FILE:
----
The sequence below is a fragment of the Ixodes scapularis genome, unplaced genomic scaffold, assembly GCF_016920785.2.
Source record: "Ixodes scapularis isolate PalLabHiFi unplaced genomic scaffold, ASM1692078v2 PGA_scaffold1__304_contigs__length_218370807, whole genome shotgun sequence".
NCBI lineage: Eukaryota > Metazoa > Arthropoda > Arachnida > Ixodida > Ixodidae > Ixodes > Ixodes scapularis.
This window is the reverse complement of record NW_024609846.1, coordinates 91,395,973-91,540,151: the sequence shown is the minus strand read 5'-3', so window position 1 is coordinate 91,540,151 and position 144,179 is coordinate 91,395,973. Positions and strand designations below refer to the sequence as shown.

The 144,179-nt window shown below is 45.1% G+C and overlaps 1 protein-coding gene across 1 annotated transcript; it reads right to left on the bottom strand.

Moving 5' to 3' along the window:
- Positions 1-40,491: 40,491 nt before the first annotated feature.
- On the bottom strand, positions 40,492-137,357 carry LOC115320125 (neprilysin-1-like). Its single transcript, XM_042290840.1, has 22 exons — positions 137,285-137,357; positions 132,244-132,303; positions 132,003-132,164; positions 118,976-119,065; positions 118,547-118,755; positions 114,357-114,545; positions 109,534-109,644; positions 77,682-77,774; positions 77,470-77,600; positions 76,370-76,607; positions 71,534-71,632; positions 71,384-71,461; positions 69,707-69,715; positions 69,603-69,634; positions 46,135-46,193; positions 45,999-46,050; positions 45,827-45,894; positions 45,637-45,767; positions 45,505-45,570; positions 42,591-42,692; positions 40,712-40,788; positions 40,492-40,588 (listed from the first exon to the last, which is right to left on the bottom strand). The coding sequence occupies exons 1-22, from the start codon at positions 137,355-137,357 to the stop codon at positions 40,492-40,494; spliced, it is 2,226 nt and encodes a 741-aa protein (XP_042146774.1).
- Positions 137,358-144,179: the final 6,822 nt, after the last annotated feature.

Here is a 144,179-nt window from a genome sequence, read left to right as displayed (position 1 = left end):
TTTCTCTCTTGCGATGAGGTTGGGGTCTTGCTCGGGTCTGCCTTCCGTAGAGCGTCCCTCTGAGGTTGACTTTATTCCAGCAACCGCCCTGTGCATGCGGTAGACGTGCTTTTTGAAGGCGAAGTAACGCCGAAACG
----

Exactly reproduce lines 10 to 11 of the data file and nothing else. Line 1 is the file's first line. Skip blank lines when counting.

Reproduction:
Here is a 144,179-nt window from a genome sequence, read left to right as displayed (position 1 = left end):
TTTCTCTCTTGCGATGAGGTTGGGGTCTTGCTCGGGTCTGCCTTCCGTAGAGCGTCCCTCTGAGGTTGACTTTATTCCAGCAACCGCCCTGTGCATGCGGTAGACGTGCTTTTTGAAGGCGAAGTAACGCCGAAACG